Stephen Hawking Biography - Biography.com
Born January 8, 1942 in Oxford, England. The eldest of Frank and Isobel Hawking's four children, Stephen William Hawking was born on the 300th anniversary of the death of Galileo, which has long been a source of pride for the noted physicist. Stephen was born into a family of thinkers. At a time when few women thought of going to college, the Scottish born Isobel earned her way into Oxford University in the 1930s, making her one of the college's first female students. Frank Hawking, another Oxford graduate, was a respected medical researcher with a specialty in tropical diseases.
Stephen Hawking's birth came at an inopportune time for his parents, who didn't have much money. The political climate was also tense, as England was dealing with World War II and the onslaught of German bombs. In an effort to seek a safer place to have their first child, Frank moved his pregnant wife from their London home to Oxford. The Hawkings would go on to have two other children, Mary (1943) and Philippa (1947). A second son, Edward, was adopted in 1956.
The Hawkings, as one close family friend described them, were an "eccentric" bunch. Dinner was often eaten in silence, each of the Hawkings intently reading a book. The family car was an old London taxi and their home in St. Albans was a three-story fixer-upper that never quite got fixed. The Hawkings also kept bees in the basement, and made fireworks in the greenhouse.
In 1950, Stephen's father took work as the head of the Division of Parasitology at the National Institute of Medical Research, and spent the winter months in Africa doing research. He wanted his oldest child to go into medicine, but from an early age Stephen showed a passion for science and the sky. That was evident to his mother who, along with her children, often stretched out in the backyard on summer evenings to stare up at the stars. "Stephen always had a strong sense of wonder," she remembered. "And I could see that the stars would draw him."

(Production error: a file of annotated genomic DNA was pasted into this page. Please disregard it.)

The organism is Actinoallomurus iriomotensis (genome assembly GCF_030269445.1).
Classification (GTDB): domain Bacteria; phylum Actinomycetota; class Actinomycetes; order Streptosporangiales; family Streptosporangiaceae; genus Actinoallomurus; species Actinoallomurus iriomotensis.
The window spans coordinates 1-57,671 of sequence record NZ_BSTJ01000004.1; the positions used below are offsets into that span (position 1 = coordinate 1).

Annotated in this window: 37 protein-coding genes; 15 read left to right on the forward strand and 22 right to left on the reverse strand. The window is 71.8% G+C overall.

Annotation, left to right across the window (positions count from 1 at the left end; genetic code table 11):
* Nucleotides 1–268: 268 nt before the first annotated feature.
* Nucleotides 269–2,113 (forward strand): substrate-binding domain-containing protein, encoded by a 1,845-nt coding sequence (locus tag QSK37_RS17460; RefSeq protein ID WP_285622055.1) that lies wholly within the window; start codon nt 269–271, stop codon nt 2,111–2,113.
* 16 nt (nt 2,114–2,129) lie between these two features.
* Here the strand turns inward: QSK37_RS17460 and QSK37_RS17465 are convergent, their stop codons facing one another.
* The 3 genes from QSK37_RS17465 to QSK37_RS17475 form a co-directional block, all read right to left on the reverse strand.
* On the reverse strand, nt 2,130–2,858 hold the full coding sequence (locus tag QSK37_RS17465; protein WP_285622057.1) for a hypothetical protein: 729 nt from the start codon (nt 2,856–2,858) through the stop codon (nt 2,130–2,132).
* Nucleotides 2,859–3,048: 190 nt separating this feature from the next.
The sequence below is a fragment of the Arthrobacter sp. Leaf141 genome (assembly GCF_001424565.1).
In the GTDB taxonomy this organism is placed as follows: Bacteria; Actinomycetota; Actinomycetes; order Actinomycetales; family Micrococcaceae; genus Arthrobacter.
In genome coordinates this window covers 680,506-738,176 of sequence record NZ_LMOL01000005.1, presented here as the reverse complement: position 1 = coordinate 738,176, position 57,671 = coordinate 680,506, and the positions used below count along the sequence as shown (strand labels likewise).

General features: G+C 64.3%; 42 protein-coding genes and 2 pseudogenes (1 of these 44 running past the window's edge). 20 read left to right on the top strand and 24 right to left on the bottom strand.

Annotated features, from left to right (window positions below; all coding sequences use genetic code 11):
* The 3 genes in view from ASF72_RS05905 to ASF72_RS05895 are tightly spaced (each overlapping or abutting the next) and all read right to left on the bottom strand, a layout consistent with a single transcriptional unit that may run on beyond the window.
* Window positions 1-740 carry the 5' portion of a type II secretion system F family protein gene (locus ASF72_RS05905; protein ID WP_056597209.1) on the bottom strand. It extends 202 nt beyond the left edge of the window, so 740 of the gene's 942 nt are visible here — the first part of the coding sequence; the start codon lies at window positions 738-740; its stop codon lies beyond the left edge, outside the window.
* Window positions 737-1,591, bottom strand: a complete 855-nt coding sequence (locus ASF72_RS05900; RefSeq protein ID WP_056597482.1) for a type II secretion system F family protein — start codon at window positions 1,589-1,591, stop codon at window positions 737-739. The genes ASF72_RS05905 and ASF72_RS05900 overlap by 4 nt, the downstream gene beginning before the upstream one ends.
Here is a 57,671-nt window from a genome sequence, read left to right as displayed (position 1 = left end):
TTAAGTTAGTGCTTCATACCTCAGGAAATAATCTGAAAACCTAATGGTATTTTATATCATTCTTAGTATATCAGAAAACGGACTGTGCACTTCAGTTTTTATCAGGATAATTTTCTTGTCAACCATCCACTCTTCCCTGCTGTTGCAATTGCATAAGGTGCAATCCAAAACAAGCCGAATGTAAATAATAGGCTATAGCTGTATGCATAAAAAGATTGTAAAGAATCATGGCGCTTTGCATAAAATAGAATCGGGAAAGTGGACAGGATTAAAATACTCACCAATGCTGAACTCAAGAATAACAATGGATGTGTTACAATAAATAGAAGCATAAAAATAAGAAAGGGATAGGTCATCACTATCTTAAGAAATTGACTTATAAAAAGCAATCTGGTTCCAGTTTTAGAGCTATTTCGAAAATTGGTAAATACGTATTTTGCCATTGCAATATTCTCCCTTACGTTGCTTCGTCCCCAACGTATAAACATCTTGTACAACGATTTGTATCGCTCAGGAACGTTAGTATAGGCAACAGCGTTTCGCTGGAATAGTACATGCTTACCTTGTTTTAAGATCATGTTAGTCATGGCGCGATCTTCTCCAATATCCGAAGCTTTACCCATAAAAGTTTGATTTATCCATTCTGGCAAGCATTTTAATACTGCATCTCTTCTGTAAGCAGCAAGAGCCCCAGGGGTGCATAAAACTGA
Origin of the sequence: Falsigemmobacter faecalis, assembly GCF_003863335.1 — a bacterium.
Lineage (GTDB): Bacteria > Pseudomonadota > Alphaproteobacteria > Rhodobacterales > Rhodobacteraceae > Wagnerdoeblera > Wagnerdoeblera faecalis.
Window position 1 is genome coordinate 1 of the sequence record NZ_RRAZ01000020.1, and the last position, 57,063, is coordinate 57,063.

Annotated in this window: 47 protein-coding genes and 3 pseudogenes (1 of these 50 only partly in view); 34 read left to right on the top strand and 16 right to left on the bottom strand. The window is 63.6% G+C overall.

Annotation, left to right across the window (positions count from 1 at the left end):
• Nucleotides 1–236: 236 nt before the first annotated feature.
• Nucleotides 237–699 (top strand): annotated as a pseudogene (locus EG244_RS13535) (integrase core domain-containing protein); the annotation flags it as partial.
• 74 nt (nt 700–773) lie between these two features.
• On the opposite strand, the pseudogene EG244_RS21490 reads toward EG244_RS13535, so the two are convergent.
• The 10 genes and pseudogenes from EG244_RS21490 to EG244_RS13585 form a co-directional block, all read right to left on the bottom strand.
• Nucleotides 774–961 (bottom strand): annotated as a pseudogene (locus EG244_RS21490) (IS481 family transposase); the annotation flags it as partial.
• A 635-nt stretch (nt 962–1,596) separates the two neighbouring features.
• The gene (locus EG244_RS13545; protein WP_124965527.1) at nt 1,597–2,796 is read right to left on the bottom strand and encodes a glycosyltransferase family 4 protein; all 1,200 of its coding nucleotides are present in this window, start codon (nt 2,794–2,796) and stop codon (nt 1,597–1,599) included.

Early in his academic life Stephen, while recognized as bright, was not an exceptional student. At one point in high school, his mother recalled, he was third from the bottom of his class. Instead, Stephen turned his mind loose on pursuits outside of school. He loved board games, and with a few close friends created new games of their own. At the age of 16 Stephen, along with several other buddies, constructed a computer out of recycled parts for solving rudimentary mathematical equations.
He was also on the go a lot. "Always on the move," said a family friend. "Hardly ever still." With his sister Mary, Stephen, who loved to climb, devised different entry routes into the family home. He remained active even after he entered Oxford University at the age of 17. He loved to dance, and also took an interest in rowing, becoming one of the Oxford rowing team's coxswain.
To his father's chagrin, Hawking finally said no to medicine, instead expressing a desire to study mathematics. But since Oxford didn't offer a mathematics degree, Hawking gravitated toward physics and, more specifically, cosmology.